Israel’s Ministry of Foreign Affairs (MFA) is crying out for change more than ever before. The decade-long tenure of Benjamin Netanyahu as prime minister has plunged this key government agency, tasked with managing and carrying out Israel’s foreign affairs, to unprecedented lows. In many respects, the MFA i
Israel’s Ministry of Foreign Affairs (MFA) is crying out for change more than ever before. The decade-long tenure of Benjamin Netanyahu as prime minister has plunged this key government agency, tasked with managing and carrying out Israel’s foreign affairs, to unprecedented lows. In many respects, the MFA is facing collapse, born of not only budget shortfalls but also stemming from an ongoing and sweeping erosion of its standing. With many of the MFA’s tasks parceled out to other government agencies, the ministry’s image has suffered greatly; many young diplomats quit the ministry soon after beginning their careers there, and a prevailing sense of demoralization has cast a long shadow on its work.
The MFA is a victim of the traditional predominance of various military and intelligence agencies providing responses to the diplomatic and security challenges Israel faces. Politicians and government officials tend to dismiss the ministry’s potential contribution to key issues on the national agenda. This continuous neglect has resulted in a string of budget cuts and closures of Israeli diplomatic missions throughout the world, undermining the ministry’s classic diplomatic roles, chief among them developing and maintaining Israel’s diplomatic ties with other countries. With deliberate intent, Netanyahu’s governments have steadily chipped away at the ministry’s significant role in designing and conducting Israel’s diplomacy and defense agenda.
The next Israeli government could reverse this grim trend if the prime minister appoints a full-time foreign minister and gives him or her full backing. Provided the new government displays willingness and openness to MFA reform, it will have to start by adopting a conceptual change in mapping the current spheres of influence in the international arena, which are no longer limited to the government and state level. There are other, varied spheres of influence, some devoid of any diplomatic or state-level definition, some without an organized structure and/or territorial (or other) borders, which are often more powerful and influential than those of governments and states. These new spheres of influence include the Internet and social media, giant corporations and multinational groups. They command huge budgets, often greater than the average budget of a small or medium-sized state. Religious and ethno-cultural streams numbering many millions of believers and members also hold growing sway, as do influential global civil society organizations.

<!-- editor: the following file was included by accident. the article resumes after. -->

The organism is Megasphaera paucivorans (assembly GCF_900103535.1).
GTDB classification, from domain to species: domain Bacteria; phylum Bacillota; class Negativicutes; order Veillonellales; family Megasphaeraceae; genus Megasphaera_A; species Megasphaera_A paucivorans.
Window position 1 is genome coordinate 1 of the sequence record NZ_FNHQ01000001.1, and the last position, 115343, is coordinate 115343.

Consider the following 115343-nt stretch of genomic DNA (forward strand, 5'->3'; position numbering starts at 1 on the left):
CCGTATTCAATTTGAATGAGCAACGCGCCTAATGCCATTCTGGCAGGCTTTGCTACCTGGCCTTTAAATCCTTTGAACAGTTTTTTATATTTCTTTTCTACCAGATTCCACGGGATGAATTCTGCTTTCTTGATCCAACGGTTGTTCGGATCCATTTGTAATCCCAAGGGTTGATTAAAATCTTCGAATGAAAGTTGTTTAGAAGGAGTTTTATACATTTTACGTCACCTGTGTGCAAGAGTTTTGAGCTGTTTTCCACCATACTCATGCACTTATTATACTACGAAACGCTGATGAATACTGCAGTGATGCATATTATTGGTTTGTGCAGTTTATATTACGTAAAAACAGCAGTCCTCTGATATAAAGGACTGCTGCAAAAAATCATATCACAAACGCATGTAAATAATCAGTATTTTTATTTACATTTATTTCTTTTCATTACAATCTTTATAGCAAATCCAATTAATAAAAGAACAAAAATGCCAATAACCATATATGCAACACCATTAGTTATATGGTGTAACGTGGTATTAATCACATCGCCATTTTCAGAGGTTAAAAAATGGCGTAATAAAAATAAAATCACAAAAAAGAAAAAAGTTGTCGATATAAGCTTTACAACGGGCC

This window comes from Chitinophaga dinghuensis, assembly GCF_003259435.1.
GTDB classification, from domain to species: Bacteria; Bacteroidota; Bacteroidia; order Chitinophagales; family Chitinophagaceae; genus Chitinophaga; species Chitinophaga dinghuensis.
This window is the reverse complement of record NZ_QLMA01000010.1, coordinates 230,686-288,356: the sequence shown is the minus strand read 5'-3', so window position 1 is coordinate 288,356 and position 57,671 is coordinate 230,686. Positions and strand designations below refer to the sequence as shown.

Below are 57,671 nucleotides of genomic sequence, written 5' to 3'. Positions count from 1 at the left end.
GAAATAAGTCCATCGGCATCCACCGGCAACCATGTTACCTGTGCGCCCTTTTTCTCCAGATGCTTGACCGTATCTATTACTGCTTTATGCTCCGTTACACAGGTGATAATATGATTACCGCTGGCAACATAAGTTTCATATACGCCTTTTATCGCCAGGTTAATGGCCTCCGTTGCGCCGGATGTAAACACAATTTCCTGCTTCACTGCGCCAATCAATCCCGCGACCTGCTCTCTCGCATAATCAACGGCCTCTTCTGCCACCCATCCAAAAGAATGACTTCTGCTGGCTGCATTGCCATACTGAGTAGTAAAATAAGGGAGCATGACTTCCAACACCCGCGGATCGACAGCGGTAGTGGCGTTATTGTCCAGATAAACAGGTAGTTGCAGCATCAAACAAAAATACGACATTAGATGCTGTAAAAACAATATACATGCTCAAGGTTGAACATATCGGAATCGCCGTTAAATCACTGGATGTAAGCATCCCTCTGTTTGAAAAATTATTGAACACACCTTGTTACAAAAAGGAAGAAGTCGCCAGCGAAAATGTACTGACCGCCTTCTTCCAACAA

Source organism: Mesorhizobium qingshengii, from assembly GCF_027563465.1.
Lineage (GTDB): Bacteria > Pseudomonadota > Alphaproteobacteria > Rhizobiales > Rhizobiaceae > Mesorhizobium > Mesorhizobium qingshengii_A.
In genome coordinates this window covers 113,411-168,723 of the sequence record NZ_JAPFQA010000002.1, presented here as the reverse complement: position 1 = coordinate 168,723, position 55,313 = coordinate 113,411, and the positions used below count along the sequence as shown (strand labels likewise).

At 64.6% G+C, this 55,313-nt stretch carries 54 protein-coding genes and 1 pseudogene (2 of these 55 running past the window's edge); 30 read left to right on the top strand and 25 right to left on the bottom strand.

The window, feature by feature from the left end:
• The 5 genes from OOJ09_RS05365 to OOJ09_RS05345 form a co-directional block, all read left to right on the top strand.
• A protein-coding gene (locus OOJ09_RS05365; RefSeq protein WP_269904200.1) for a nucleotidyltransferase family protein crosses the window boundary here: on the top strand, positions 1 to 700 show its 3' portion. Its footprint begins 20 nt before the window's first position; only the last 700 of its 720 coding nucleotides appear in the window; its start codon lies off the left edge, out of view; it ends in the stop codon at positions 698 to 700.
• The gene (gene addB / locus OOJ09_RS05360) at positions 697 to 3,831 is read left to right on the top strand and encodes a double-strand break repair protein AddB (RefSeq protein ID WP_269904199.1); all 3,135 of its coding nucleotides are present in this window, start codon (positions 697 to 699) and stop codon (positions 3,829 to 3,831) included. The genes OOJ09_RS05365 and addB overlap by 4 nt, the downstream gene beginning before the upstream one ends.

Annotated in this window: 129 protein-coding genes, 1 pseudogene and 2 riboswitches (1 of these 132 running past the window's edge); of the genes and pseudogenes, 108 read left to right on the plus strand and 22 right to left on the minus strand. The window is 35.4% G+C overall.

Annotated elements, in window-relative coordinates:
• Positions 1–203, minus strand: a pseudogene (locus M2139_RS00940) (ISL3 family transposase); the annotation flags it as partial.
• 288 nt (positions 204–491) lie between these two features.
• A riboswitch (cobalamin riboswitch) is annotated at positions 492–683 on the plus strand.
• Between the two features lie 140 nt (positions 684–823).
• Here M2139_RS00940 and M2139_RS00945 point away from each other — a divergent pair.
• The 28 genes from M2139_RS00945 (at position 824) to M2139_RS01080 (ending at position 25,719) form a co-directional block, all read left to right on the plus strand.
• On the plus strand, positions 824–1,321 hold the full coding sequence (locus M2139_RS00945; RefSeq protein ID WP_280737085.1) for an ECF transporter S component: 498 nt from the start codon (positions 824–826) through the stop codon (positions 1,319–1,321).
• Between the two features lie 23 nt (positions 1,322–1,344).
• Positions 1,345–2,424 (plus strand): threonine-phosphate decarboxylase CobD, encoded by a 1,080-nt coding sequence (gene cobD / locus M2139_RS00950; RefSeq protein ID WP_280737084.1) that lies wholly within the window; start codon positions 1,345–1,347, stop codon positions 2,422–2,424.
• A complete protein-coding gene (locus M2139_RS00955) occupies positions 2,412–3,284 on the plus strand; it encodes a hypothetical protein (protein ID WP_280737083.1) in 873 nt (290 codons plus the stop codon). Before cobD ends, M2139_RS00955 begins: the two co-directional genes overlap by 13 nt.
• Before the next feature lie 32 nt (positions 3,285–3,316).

THE METHODOLOGY and means used to exert global influence are also different from the ones we knew. Top-down processes, in which an established state entity conveys messages to broad swaths of the public through traditional media, exert declining influence. These familiar trends are being replaced by a non-hierarchical, non-filtered influence no longer based on traditional media channels but rather on direct contact through Internet and social media platforms. Most of them are largely unregulated and uncensored, such as Twitter and Facebook.
This constitutes a dramatic change in diplomatic and political influence. Therefore, present-day Israeli diplomacy must reflect a deep understanding of these new avenues of influence, a correct reading of global power centers and the use of innovative and relevant tools to create influence within these arenas – from classic diplomacy within the framework of traditional international relations to digital diplomacy on the Internet, social media and digital communications.
Realistic funding for updated MFA operations is also a vital element of any future reform. Israel has traditionally allocated an especially low budget for its foreign service compared with other states that increase their foreign affairs budgets significantly each year. This undermines the potential impact of the MFA and its diplomatic activities. The required overhaul must also be based on branding Israel as an innovative purveyor of foreign aid. The MFA’s Agency for International Development Cooperation (known by its Hebrew acronym Mashav) is one of the most efficient tools for improving Israel’s image in the world.
Increasing the extent of Israeli aid to developing countries could greatly enhance its prestige in the world, in general, and in beneficiary states, in particular. The combination of Israel’s image as the Start-Up Nation and its willingness to play a key role in Tikkun Olam – the Jewish value of “repairing the world,” a form of global responsibility – has vast potential for promoting positive branding. Unfortunately, and absurdly, this blend of foreign aid with technology and innovation is undervalued and very far from utilizing its potential. A reconstituted Israeli MFA must change this policy and turn innovation-based foreign aid into a first-rate tool of public diplomacy and branding.
Most importantly and above all, however, a new government must restore the authority stripped from the MFA and the purview over foreign policy and public diplomacy handed over to various agencies, clearly define the ministry’s roles and influence, and anchor them in government decisions and even legislation.
The writer is a former member of Knesset and an expert on governance and foreign policy at IDC Herzliya. This article is based on his speech at a conference of Mitvim-The Israeli Institute for Regional Foreign Policies.